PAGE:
(612d) From 13c Labeling Data to a Core Metabolism Kinetic Model: A Kinetic Model Parameterization Pipeline

Foster, C. - Presenter, Pennsylvania State University
Gopalakrishnan, S., The Pennsylvania State University
Srinivasan, S., University of Toronto
Dash, S., The Pennsylvania State University
Antoniewicz, M. R., University of Delaware
Maranas, C. D., The Pennsylvania State University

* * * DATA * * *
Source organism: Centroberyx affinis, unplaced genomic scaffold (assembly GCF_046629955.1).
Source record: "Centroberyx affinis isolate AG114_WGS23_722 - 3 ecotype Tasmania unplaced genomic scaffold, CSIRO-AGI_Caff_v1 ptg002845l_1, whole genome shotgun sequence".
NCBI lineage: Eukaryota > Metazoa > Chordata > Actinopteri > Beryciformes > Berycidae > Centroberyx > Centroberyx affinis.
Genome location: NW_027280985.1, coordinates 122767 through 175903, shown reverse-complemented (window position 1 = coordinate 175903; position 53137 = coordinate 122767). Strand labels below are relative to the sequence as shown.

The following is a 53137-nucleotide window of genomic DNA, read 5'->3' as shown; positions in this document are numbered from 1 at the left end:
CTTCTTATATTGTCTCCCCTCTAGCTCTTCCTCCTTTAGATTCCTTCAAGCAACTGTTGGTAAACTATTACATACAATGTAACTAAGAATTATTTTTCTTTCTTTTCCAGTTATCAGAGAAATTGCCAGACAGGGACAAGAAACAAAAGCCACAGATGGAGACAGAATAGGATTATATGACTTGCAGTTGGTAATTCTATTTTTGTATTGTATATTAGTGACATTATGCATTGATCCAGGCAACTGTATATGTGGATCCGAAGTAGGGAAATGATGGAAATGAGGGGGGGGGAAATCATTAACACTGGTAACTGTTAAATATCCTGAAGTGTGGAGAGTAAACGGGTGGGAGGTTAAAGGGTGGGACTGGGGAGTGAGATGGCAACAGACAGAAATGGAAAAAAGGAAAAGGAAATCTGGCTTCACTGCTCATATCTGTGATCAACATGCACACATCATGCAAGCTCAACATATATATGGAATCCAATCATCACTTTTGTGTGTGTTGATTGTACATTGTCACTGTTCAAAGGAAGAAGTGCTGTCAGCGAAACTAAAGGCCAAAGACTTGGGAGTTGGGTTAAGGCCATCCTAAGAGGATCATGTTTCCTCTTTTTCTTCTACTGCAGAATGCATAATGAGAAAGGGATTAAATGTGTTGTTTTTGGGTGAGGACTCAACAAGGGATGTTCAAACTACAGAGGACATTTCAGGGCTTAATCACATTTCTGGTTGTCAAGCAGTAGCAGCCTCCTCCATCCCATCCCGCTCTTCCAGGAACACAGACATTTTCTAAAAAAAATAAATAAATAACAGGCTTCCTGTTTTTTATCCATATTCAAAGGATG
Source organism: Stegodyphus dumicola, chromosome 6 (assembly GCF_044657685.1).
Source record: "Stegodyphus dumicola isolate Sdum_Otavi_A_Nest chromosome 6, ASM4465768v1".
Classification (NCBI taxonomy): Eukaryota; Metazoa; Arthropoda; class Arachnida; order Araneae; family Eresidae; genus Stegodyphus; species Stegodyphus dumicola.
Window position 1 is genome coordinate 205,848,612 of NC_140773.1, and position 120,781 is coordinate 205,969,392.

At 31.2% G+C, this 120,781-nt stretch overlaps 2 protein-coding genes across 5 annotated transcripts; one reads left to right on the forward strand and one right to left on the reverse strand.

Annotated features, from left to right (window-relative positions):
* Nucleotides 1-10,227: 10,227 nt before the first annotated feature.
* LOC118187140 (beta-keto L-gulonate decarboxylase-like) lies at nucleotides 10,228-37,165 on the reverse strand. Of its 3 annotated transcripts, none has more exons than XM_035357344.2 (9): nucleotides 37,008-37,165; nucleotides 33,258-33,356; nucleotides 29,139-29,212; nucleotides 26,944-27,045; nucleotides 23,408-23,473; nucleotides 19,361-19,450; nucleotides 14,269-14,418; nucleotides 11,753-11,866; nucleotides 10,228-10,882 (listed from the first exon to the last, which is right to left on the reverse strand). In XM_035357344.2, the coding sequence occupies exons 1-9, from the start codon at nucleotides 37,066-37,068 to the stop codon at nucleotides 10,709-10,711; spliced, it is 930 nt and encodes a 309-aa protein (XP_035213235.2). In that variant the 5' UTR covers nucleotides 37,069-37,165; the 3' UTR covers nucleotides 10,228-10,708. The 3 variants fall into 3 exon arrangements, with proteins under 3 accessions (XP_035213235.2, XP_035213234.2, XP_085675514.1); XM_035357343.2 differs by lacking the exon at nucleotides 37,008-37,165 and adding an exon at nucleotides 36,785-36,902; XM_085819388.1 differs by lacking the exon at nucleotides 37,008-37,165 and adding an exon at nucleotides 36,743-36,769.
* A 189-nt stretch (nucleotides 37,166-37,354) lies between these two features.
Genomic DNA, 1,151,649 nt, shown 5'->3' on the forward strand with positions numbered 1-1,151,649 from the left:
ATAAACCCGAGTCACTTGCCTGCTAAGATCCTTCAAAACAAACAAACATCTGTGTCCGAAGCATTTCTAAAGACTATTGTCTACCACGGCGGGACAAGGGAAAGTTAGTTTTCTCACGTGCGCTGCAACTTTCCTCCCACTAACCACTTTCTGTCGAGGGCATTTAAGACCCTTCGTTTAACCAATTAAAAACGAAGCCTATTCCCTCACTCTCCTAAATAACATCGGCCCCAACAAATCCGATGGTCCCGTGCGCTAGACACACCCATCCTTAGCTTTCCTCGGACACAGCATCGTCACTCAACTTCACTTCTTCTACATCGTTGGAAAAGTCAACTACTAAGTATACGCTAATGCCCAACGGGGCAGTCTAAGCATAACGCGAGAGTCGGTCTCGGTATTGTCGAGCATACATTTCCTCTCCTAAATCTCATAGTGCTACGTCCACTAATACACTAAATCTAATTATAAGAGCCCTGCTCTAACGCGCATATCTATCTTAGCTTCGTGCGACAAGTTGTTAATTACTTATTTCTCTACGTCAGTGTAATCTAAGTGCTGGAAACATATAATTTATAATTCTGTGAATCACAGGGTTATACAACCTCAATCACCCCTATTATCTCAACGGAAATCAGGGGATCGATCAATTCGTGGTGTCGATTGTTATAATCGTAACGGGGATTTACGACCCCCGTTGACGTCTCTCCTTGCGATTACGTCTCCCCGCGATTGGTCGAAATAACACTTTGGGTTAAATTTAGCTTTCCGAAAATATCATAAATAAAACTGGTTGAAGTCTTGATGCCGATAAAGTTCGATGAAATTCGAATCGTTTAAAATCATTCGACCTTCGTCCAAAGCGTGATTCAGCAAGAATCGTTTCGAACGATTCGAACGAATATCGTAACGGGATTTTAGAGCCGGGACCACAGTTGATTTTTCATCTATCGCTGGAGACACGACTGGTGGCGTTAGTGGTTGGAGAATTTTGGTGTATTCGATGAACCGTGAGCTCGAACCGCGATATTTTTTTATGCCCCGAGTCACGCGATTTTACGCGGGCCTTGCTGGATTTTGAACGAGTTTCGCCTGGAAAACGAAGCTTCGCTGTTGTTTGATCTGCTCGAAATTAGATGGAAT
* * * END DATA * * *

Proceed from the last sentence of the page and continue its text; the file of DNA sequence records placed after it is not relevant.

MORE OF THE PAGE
Kinetic models of metabolic networks offer the promise of quantitative phenotype prediction. The mechanistic characterization of enzyme catalyzed reactions allows for tracing the effect of perturbations in metabolite concentrations and reaction fluxes in response to genetic and environmental perturbation that are beyond the scope of stoichiometric models. In this study, we develop a two-step computational pipeline for the rapid parameterization of kinetic models of metabolic networks using a curated metabolic model and available 13C-labeling distributions under multiple genetic and environmental perturbations. The first step involves the elucidation of all intracellular fluxes in a core model of E. coli containing 74 reactions and 61 metabolites using 13C-Metabolic Flux Analysis (13C-MFA). Here, fluxes corresponding to the mid-exponential growth phase are elucidated for seven single gene deletion mutants from upper glycolysis, pentose phosphate pathway and the Entner-Doudoroff pathway. The computed flux ranges are then used to parameterize the same (i.e., k-ecoli74) core kinetic model for E. coli with 55 substrate-level regulations using the newly developed K-FIT parameterization algorithm. The K-FIT algorithm employs a combination of equation decomposition and iterative solution techniques to evaluate steady-state fluxes in response to genetic perturbations. k-ecoli74 predicted 86% of flux values for strains used during fitting within a single standard deviation of 13C-MFA estimated values. By performing both tasks using the same network, errors associated with lack of congruity between the two networks are avoided, allowing for seamless integration of data with model building. Product yield predictions and comparison with previously developed kinetic models indicate shifts in flux ranges and the presence or absence of mutant strains delivering flux towards pathways of interest from training data significantly impact predictive capabilities. Using this workflow, the impact of completeness of fluxomic datasets and the importance of specific genetic perturbations on uncertainties in kinetic parameter estimation are evaluated. In addition to E. coli core metabolism, the workflow developed in this study has been applied to an expanded E. coli metabolic network (280 reactions, 275 metabolites ) and Clostridium thermocellum core metabolic network (108 reactions, 80 metabolites). Significant computational speed-up and improvements in model fitness to training data and predictive capabilities were observed over previous kinetic models parameterized with similar metabolic networks for both organisms.